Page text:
Justin Trudeau performed in his first full year as Prime Minister exactly the way you'd expect a promising rookie to. Sometimes he was taking stupid elbowing penalties and getting caught out of position; at other times he was racking up the points and showing potential.
His best moment came near the end of 2016, when he announced his government's decision to approve the Trans Mountain pipeline expansion. He put his political capital on the line in defence of an idea that he's promoted since taking power: that it is possible to balance Canada's environmental obligations with the need to develop its resources.
His solution on the environmental side of the ledger has been politically clever, but also environmentally and economically sound. All provinces will be forced to put a rising price on carbon; the politically savvy part is that four provinces representing 80 per cent of the Canadian population are already doing this.
And Ottawa won't be introducing a carbon tax; the provinces will. Also, every cent stays in the province where it was raised, even if (hello, Brad Wall) Ottawa has to force it into their hands.
Mr. Trudeau insists that continuing to burn fossil fuels is inevitable, but also transitional. The world is not going cold turkey, and if Canada stopped producing oil tomorrow, we'd start importing it from elsewhere. The money earned from the domestic oil industry can enrich Canadians and fund the post-carbon future. All true.
Mr. Trudeau is quite sure that he embodies a sort of modern rational enlightenment, and that Canadians will trust him on an issue that is polarizing in the extreme. His country includes people who see the reduction of greenhouse-gas emissions and the necessity of exploiting Alberta's oil sands exactly the same way: as life or death matters. He gives the impression of honestly believing he can reconcile two bitterly opposed camps, and that neither has to come out a loser.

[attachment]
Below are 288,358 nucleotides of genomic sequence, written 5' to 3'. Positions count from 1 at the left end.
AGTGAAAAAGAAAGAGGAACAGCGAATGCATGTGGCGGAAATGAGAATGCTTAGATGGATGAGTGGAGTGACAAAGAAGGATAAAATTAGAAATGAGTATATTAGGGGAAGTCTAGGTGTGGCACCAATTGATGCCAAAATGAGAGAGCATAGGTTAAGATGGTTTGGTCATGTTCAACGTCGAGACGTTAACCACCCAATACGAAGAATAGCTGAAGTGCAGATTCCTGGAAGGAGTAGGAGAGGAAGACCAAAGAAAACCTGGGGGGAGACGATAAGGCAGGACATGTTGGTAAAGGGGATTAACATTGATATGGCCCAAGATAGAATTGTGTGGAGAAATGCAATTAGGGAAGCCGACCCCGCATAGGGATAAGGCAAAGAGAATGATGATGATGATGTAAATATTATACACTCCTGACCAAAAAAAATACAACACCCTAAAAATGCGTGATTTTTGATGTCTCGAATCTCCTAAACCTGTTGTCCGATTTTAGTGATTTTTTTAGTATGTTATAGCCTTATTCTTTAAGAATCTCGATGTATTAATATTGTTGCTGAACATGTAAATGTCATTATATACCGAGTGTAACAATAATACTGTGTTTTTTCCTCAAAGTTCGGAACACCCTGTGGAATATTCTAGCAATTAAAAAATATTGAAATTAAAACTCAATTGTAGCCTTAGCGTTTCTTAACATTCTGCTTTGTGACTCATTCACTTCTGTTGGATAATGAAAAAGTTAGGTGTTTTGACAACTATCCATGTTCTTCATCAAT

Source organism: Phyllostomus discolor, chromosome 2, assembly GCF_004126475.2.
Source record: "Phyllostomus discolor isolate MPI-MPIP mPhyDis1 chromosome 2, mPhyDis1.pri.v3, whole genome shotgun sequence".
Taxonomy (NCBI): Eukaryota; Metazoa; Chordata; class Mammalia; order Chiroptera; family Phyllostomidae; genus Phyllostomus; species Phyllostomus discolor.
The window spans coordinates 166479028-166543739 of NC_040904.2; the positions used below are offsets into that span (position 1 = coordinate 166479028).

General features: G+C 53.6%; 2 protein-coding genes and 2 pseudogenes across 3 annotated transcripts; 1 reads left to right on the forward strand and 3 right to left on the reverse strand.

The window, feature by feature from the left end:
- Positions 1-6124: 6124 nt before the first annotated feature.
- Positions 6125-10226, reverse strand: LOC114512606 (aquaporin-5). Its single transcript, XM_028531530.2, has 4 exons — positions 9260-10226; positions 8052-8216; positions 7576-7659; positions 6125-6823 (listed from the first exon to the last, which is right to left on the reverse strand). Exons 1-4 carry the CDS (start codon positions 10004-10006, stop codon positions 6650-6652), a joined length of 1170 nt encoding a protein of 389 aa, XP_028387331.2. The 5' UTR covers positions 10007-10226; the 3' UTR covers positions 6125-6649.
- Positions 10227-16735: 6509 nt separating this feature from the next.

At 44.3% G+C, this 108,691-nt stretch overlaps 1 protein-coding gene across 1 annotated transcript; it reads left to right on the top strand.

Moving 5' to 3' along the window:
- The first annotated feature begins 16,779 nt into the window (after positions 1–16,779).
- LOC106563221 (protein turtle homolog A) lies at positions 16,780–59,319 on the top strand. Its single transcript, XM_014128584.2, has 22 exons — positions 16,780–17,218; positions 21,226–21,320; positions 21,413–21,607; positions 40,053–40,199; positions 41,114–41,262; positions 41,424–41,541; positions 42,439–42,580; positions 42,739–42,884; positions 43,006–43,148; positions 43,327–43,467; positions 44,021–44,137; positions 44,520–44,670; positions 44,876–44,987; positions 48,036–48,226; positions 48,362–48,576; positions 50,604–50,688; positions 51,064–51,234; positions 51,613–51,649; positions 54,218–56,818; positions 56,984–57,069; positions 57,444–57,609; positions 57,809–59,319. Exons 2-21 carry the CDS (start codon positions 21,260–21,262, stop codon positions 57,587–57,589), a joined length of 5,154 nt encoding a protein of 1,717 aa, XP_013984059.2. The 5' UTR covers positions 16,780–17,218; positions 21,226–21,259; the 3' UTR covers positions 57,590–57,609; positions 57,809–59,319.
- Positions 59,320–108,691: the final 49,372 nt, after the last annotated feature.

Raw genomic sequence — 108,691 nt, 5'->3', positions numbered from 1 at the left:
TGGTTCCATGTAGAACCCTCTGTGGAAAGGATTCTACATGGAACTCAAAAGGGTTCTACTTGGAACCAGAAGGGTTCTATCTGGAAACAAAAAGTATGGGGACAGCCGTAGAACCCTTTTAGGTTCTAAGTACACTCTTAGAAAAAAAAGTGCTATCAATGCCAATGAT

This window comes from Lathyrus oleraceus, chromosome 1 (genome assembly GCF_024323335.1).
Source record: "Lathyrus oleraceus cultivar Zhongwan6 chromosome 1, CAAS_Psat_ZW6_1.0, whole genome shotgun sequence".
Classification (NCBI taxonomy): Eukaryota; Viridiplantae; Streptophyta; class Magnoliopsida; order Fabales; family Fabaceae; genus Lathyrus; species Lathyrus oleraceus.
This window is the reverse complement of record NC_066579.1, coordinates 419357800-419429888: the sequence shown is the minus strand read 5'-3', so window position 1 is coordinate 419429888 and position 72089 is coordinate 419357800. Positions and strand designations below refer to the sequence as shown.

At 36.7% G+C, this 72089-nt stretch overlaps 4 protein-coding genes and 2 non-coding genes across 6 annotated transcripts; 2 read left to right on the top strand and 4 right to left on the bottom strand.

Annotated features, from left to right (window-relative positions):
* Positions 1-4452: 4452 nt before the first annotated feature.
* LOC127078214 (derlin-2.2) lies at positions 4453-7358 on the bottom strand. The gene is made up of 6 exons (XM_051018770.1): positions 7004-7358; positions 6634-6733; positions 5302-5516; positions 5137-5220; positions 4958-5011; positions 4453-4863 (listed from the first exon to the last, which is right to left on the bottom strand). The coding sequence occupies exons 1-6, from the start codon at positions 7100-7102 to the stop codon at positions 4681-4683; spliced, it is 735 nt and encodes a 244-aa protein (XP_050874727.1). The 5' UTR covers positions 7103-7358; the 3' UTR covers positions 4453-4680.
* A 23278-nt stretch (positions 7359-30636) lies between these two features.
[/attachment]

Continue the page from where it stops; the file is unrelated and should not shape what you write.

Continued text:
Is there hubris in this? Sure. But short of swinging to one of two extremes – ignoring climate change or shutting down the oil sands – this is the way forward. It's to his credit that he's trying to walk the middle path.
That same self-confidence was evident in the assisted-death legislation adopted in the summer. Mr. Trudeau and his Justice Minister, Jody Raybould-Wilson, made a calculated gamble to limit the right to a medically assisted death to people who are close to the end of their lives – in spite of the fact that the Supreme Court, in the ruling that forced the government to act, mentioned no such limit. Critics said the end-of-life provision was unconstitutional, but the government believed it was necessary in order to protect the vulnerable. Mr. Trudeau and his cabinet withstood gales of criticism and put through a law that works the way they believe it should. Time will tell whether the courts agree.
There were other occasions when the Prime Minister showed spine: bringing in 25,000 Syrian refugees – and perhaps more importantly, bringing them in on a slightly slower schedule than promised. He ensured the success of a big campaign promise by bending a subsidiary one.
But that same self-belief, that same hubris, was also the source of Mr. Trudeau's significant missteps in 2016.
It was most apparent in the cash-for-access fundraising scandal. The PM put forward solid ethical rules, and then ran roughshod over them. He put himself in a clear conflict of interest by allowing himself and his ministers to be privately lobbied by people who made big donations to the Liberal party.
He evidently feels his integrity is so unimpeachable that an activity that might cast doubt on another politician will have no such effect on him. As a result, while the PM's story about what happens at party fundraisers kept changing, Liberal party practices didn't. Hubris, meet chutzpah.
That same high confidence in his unbesmirchable Trudeauness was his Achilles heel on other issues. Electoral reform, for instance – one of the most badly flubbed portfolios since, well, the Harper government's Fair Elections Act fiasco. As the year ended, it was unclear whether the government was trying to bury a promise it never should have made – "2015 will be the last election conducted under first-past-the-post" – or doing a masterfully hamfisted job of trying to fulfill it.
See also the sale of arms to Saudi Arabia, Mr. Trudeau's comments on Fidel Castro, the utter betrayal of a promise to be transparent about the purchase of military jets, and that clumsy moment when he imperiously strode across the House of Commons and straight into #elbowgate.
The rookie PM took his share of penalties. The question is whether he'll learn how to stay out of the box – or insist that he's deserving of special dispensation from the referee of public opinion. It should hardly ever be given, and hardly ever is.